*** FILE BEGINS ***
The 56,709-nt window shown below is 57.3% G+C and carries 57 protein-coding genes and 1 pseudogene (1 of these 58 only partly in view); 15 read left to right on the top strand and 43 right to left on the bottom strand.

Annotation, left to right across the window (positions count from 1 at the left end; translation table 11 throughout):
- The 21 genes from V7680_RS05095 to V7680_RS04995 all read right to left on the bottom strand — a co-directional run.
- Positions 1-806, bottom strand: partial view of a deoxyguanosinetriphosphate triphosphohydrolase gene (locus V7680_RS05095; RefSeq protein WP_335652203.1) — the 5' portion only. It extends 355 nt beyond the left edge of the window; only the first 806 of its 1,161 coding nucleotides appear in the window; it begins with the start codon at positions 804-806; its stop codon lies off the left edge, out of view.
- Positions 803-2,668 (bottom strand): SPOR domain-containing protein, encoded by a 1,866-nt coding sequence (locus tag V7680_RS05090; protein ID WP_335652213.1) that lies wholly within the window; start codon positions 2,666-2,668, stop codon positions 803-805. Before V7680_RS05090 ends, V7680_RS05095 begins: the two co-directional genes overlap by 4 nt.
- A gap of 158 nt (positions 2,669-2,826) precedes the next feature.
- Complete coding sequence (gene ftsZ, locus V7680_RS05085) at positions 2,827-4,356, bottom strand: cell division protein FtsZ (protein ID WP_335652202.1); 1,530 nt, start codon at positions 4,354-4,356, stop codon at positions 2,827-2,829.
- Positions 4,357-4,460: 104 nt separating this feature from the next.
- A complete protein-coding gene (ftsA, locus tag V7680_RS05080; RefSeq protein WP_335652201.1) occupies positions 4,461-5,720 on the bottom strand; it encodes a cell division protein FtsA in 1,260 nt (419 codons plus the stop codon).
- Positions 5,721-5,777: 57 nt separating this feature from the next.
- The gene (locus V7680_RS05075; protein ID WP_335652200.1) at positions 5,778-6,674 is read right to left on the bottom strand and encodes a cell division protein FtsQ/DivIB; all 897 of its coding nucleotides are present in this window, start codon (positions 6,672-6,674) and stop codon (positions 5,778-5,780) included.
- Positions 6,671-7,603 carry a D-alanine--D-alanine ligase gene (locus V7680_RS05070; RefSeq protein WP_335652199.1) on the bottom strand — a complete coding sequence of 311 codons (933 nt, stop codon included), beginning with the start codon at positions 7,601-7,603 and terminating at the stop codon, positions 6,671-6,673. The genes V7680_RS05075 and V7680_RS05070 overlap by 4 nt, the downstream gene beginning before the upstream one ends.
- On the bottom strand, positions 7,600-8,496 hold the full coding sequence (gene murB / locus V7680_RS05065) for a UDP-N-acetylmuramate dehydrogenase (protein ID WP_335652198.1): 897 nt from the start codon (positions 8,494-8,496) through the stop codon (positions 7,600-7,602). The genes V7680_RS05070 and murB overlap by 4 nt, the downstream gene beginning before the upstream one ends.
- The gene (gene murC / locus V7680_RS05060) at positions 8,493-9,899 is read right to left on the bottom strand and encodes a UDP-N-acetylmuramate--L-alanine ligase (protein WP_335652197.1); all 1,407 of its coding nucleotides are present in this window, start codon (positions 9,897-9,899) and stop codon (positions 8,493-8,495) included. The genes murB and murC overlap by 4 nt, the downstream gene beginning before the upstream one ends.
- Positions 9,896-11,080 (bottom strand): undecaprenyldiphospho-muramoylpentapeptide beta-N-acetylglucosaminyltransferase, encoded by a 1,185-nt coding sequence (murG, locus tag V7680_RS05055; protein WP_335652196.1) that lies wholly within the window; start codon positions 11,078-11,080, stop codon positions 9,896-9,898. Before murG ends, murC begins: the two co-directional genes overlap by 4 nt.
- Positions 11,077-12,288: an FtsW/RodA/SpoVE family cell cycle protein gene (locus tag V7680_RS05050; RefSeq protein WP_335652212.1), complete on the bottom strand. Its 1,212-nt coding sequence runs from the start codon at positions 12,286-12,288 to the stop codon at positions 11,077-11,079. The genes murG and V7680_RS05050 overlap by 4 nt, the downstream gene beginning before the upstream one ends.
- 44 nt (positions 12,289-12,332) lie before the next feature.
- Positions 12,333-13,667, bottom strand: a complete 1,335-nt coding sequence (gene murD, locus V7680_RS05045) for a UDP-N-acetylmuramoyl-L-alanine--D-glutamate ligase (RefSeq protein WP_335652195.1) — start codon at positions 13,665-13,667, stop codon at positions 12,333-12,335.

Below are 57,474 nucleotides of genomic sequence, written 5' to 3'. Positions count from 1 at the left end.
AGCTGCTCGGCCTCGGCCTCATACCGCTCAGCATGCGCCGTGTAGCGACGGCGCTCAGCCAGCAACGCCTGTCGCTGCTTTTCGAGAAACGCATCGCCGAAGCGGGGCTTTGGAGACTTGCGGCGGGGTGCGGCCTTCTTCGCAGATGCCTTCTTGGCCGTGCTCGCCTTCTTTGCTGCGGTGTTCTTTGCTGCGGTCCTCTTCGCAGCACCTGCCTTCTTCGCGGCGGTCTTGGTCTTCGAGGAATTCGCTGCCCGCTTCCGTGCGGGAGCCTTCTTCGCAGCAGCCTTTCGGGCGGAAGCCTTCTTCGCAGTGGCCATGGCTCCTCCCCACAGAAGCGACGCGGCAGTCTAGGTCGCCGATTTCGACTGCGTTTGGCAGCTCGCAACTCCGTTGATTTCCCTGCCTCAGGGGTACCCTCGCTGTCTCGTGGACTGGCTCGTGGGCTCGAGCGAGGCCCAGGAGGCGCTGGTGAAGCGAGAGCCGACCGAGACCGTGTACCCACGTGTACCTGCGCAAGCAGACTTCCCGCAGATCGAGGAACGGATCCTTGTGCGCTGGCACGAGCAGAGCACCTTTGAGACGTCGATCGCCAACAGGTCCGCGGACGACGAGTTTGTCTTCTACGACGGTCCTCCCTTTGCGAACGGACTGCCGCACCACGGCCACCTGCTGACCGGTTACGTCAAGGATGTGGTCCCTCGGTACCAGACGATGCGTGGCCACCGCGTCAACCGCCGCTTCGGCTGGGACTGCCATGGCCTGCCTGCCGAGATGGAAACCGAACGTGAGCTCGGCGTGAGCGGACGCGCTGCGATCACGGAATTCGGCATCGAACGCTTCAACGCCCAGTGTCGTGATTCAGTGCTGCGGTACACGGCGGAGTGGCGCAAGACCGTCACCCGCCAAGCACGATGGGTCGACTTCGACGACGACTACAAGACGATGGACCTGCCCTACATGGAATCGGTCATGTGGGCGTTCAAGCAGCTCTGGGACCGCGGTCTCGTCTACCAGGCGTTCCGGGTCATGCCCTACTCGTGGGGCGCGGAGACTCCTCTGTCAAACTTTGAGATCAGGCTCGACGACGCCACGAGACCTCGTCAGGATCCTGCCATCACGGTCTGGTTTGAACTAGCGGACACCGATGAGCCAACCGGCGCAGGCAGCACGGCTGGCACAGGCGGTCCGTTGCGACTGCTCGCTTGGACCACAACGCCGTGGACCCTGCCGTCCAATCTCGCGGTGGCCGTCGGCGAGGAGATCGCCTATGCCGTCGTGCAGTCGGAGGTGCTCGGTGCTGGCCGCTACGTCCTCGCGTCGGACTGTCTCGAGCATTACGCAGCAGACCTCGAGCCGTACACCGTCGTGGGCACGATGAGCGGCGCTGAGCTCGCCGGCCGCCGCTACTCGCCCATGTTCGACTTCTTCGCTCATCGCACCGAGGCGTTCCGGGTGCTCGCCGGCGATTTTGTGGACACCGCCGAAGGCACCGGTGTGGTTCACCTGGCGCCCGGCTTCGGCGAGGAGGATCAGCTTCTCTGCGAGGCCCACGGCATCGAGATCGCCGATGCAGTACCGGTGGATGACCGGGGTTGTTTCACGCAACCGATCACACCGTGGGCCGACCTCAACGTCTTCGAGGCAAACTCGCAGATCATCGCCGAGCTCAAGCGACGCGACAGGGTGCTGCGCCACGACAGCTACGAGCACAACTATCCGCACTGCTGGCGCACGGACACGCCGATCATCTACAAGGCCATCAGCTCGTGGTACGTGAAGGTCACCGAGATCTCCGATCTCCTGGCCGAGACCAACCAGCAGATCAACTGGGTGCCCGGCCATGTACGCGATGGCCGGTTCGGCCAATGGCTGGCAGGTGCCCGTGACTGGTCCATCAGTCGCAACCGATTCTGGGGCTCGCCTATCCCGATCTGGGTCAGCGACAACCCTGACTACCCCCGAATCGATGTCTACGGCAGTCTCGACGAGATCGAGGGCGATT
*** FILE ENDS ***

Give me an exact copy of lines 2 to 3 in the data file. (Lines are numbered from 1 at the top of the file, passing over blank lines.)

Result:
Annotation, left to right across the window (positions count from 1 at the left end; translation table 11 throughout):
- The 21 genes from V7680_RS05095 to V7680_RS04995 all read right to left on the bottom strand — a co-directional run.